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Learning By Working In Big Cities

Individual earnings are higher in bigger cities. We consider three reasons: spatial sorting of initially more productive workers, static advantages from workers’ current location, and learning by working in bigger cities. Using rich administrative data for Spain, we find that workers in bigger cities do not have higher initial ability as reflected in fixed effects. Instead, they obtain an immediate static premium and accumulate more valuable experience. The additional value of experience in bigger cities persists after leaving and is stronger for those with higher initial ability. This explains both the higher mean and greater dispersion of earnings in bigger cities.

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Paper provided by CEMFI in its series Working Papers with number wp2013_1301.

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Date of creation: Jan 2013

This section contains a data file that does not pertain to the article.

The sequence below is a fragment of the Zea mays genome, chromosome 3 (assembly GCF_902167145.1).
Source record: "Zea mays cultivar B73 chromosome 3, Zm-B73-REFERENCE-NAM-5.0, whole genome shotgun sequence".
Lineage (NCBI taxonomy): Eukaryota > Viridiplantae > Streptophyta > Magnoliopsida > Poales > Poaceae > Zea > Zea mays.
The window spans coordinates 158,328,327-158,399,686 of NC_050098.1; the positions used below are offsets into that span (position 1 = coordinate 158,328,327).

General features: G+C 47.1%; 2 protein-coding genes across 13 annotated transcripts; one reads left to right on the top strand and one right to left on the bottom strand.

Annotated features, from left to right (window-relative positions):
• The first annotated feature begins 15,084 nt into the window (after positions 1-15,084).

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Handle: RePEc:cmf:wpaper:wp2013_1301
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  1. Duncan Black & Vernon Henderson, 2003. "Urban evolution in the USA," Journal of Economic Geography, Oxford University Press, vol. 3(4), pages 343-372, October.
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  12. Nathaniel Baum-snow & Ronni Pavan, 2009. "Understanding the City Size Wage Gap," 2009 Meeting Papers 524, Society for Economic Dynamics.
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  19. Berry, Christopher R. & Glaeser, Edward L., 2005. "Divergence of Human Capital Levels across Cities," Working Paper Series rwp05-057, Harvard University, John F. Kennedy School of Government.
  20. Christopher R. Berry & Edward L. Glaeser, 2005. "The Divergence of Human Capital Levels Across Cities," NBER Working Papers 11617, National Bureau of Economic Research, Inc.
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  26. repec:oup:restud:v:74:y:2007:i:2:p:477-506 is not listed on IDEAS
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